Soon after that, the FBI upped the ante again and decided hate crime tracking will include “all self-identified religions in the United States as listed in the Pew Research Center’s Pew Forum on Religion and Public Life (2008) and the Statistical Abstract (2012) approved by the U.S. Census Bureau,” FBI spokesman Stephen Fischer wrote in an email. ”The recommended list includes Catholic, Protestant, Mormon, Jehovah’s Witness, Orthodox, Other Christian, Jewish, Islamic (Muslim), Buddhist, Hindu, Sikh, Other Religions, Multiple Religions-Group, and Atheism/Agnosticism.”
The overall agenda here is unmistakable. As the compilation of hate crime statistics expands, along with the number of categories and groups covered, so does federal power. It is not impossible to imagine almost any crime prosecuted on the state or local level being further pursued by the feds, especially in an age where group grievances and self-professed victimhood flourish. As the George Zimmerman case proves, the rendering of a not guilty verdict in a state courtroom no longer suffices when it is disdained by the mob in the street, as well as a politicized DOJ more than willing to accommodate that mob. There are plenty of laws available to prosecute defendants for what they do. Prosecuting them for what they might be thinking–or worse, what someone else thinks they are thinking–is a dangerous standard. Using statistics to justify that effort is reprehensible.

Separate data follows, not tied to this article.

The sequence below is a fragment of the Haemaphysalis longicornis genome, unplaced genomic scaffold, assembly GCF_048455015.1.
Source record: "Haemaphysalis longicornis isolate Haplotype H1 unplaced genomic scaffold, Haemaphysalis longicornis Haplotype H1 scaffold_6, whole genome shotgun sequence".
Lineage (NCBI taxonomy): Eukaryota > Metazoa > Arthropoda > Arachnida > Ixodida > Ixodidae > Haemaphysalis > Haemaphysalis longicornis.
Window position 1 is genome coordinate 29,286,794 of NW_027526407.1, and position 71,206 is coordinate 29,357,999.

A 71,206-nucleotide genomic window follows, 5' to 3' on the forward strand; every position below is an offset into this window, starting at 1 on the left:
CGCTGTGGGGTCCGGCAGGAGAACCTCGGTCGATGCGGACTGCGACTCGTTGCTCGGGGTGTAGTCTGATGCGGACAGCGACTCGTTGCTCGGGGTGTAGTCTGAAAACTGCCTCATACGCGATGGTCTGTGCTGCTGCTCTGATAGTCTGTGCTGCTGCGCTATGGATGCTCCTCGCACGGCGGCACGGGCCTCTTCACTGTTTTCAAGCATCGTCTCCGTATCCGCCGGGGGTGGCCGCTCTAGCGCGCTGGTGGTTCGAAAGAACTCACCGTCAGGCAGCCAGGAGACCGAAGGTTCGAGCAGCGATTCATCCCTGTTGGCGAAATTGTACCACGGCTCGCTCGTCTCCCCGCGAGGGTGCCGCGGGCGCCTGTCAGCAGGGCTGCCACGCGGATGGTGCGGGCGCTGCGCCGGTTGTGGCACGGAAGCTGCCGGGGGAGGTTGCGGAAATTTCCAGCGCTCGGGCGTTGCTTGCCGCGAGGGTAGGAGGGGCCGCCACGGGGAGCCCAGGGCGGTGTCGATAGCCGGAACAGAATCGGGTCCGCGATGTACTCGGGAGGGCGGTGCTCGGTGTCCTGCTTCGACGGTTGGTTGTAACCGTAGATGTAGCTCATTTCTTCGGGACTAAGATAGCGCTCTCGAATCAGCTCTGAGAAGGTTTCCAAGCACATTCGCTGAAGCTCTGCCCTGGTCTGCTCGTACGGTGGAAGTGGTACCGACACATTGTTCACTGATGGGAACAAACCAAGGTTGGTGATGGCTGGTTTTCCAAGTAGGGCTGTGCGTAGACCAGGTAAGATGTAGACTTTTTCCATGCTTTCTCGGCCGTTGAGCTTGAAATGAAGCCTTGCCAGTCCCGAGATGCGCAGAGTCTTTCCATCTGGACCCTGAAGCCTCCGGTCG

Arnold Ahlert is a former NY Post op-ed columnist currently contributing to JewishWorldReview.com, HumanEvents.com and CanadaFreePress.com. He may be reached at email@example.com.